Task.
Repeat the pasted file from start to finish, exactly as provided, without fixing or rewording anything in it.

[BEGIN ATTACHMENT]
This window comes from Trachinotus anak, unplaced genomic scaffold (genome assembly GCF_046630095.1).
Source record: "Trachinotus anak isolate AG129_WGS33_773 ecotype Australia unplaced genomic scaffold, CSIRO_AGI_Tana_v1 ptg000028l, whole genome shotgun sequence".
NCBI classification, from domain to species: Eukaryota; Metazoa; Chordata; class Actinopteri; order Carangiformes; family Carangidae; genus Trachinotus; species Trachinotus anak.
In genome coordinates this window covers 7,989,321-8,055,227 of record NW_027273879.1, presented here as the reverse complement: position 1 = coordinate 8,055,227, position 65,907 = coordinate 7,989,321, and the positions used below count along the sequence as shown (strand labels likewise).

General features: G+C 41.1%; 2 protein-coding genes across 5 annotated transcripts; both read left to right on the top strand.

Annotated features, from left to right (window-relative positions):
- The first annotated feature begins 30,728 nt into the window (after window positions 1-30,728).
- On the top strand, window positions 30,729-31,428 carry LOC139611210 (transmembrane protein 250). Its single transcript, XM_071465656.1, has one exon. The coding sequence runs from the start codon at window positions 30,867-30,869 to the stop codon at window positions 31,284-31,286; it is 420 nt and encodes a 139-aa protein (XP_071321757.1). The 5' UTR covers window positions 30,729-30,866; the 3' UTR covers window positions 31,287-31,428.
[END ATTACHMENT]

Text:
This window comes from Trachinotus anak, unplaced genomic scaffold (genome assembly GCF_046630095.1).
Source record: "Trachinotus anak isolate AG129_WGS33_773 ecotype Australia unplaced genomic scaffold, CSIRO_AGI_Tana_v1 ptg000028l, whole genome shotgun sequence".
NCBI classification, from domain to species: Eukaryota; Metazoa; Chordata; class Actinopteri; order Carangiformes; family Carangidae; genus Trachinotus; species Trachinotus anak.
In genome coordinates this window covers 7,989,321-8,055,227 of record NW_027273879.1, presented here as the reverse complement: position 1 = coordinate 8,055,227, position 65,907 = coordinate 7,989,321, and the positions used below count along the sequence as shown (strand labels likewise).

General features: G+C 41.1%; 2 protein-coding genes across 5 annotated transcripts; both read left to right on the top strand.

Annotated features, from left to right (window-relative positions):
- The first annotated feature begins 30,728 nt into the window (after window positions 1-30,728).
- On the top strand, window positions 30,729-31,428 carry LOC139611210 (transmembrane protein 250). Its single transcript, XM_071465656.1, has one exon. The coding sequence runs from the start codon at window positions 30,867-30,869 to the stop codon at window positions 31,284-31,286; it is 420 nt and encodes a 139-aa protein (XP_071321757.1). The 5' UTR covers window positions 30,729-30,866; the 3' UTR covers window positions 31,287-31,428.